These women have learned to spin their own Webs

Home > Culture > Features

print dictionary print

These women have learned to spin their own Webs

Anyone who has some working knowledge of Korean can make a wild guess that the words ajumma and Internet are rarely used in the same sentence.
Ajumma, of course, is a married woman who typically stays at home. Nevertheless, some ajumma have become accustomed to dealing with the Internet, even starting their own companies or working as Web site designers.
Chung Chun-ok, 48, started to discover the inner-workings of the Internet in 1998, when the Asian economic crisis hit Korea. When her husband’s company almost went bankrupt, and her family experienced some financial hardships, she had to find some work to help provide for her four children.
At first she worked as a maid, but after 10 months the job was just too hard. Taking some time off at home, she started surfing the Net. That got her thinking how she could use the Internet to her advantage. Then she met over the Internet a character designer who suggested that she might start a Web site where users could change the attire of virtual characters.
With capital of 20 million won ($17, 000) she started a Web site that offered users several characters that could be dressed according to different tastes. The characters were created by eight designers that she hired.
“On the first day, I had 100,000 people log on to the site,” says Ms. Chung. “But when they found out that the site was not free, I had only 10 people left who were willing to pay.” Nevertheless, after improving the site for six months she finally began to make profit. She is now making 3 million won per month.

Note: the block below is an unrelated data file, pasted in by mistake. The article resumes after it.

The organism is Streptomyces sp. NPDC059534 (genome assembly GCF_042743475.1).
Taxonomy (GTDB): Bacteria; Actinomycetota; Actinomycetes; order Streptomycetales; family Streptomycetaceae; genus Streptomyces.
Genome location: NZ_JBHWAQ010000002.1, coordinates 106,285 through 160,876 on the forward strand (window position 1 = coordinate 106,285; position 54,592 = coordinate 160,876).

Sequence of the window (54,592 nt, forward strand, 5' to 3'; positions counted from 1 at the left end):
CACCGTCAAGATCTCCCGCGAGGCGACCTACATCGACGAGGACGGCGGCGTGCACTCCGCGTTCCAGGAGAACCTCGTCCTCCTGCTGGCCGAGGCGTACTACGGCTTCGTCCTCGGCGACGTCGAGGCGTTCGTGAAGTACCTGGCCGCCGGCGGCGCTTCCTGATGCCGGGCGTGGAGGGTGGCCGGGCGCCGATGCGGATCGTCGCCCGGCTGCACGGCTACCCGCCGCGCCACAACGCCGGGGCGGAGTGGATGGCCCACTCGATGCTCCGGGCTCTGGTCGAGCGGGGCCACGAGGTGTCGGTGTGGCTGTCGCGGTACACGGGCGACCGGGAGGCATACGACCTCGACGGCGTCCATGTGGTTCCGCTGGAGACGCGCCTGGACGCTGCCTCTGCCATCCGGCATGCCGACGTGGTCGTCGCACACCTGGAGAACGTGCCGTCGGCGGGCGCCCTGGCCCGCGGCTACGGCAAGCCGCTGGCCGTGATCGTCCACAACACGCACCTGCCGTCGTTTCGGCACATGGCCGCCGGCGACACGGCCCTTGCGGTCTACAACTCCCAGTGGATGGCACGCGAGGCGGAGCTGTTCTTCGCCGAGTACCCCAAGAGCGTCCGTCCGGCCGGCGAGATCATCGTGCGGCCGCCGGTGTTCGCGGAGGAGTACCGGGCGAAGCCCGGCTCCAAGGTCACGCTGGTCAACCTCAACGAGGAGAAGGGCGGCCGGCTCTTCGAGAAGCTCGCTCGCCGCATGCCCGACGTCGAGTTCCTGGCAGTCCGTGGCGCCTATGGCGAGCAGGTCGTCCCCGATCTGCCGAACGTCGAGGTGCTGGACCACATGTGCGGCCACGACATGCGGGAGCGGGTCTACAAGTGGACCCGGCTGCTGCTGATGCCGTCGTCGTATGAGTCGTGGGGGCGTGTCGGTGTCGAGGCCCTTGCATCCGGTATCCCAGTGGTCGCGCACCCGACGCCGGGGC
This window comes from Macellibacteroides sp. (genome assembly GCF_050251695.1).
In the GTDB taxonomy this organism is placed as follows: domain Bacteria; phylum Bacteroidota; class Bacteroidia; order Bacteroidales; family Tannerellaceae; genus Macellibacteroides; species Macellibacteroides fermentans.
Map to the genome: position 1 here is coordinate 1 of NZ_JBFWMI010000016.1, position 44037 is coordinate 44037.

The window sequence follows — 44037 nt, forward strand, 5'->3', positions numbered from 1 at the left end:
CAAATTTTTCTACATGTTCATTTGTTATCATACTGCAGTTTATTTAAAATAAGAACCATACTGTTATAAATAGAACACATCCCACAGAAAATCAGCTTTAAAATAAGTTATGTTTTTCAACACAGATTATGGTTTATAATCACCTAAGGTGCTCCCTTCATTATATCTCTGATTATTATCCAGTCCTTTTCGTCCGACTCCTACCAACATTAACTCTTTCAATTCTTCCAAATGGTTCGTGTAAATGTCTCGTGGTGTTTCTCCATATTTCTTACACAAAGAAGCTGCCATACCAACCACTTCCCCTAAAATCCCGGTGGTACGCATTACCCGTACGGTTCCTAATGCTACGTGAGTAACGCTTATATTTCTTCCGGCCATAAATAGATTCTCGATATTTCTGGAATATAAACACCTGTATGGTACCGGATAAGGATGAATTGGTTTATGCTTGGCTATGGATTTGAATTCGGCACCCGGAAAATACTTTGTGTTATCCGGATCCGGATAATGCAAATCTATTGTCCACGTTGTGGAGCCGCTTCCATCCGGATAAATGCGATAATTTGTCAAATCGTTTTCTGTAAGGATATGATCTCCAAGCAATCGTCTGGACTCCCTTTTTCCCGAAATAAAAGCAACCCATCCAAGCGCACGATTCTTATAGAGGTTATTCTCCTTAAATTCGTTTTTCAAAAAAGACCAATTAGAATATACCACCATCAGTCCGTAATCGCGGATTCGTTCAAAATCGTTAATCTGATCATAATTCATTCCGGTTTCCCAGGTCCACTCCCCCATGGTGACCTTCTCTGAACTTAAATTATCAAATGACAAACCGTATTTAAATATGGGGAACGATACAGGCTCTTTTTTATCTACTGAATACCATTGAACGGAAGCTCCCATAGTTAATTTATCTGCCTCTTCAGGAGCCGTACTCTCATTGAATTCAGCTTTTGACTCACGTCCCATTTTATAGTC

Song Hye-jin, 36, is another ajumma who learned how to cope with the Internet -- and make money from it. She learned how to make her own site from a Web site called azooma.com that specializes in teaching and providing useful information to married women.
“When I first saw a Web site for a family, I thought it was so beautiful. That’s when I decided to learn it by myself.” That was in spring of 2000.
In 2001, a Korean-American Web designer who saw Ms. Song’s work contacted her and since then she started to make sites for others. In the past year she has designed 10 Web sites and sold them to Korean families living abroad for 300,000 won each.
“For ajumma who stay mostly at home it’s common to give up on an idea even before trying, especially when it comes to computers and the Internet,” says Ms. Song. “I have learned that everyone has a hidden talent. You just need to find yours.”


by Moon Kyung-ran

More in Features

[Shifting the Paradigm] With one epidemic under control, another is threatening Korean society

Kakao TV launches this month, takes on Netflix

[TURNING 20] In a sea of hate, change flourishes

Criticism of sex ed books for kids raises more questions than answers

When it comes to sex ed, this Danish author says just talk about it

Log in to Twitter or Facebook account to connect
with the Korea JoongAng Daily
help-image Social comment?
lock icon

To write comments, please log in to one of the accounts.

Standards Board Policy (0/250자)

What’s Popular Now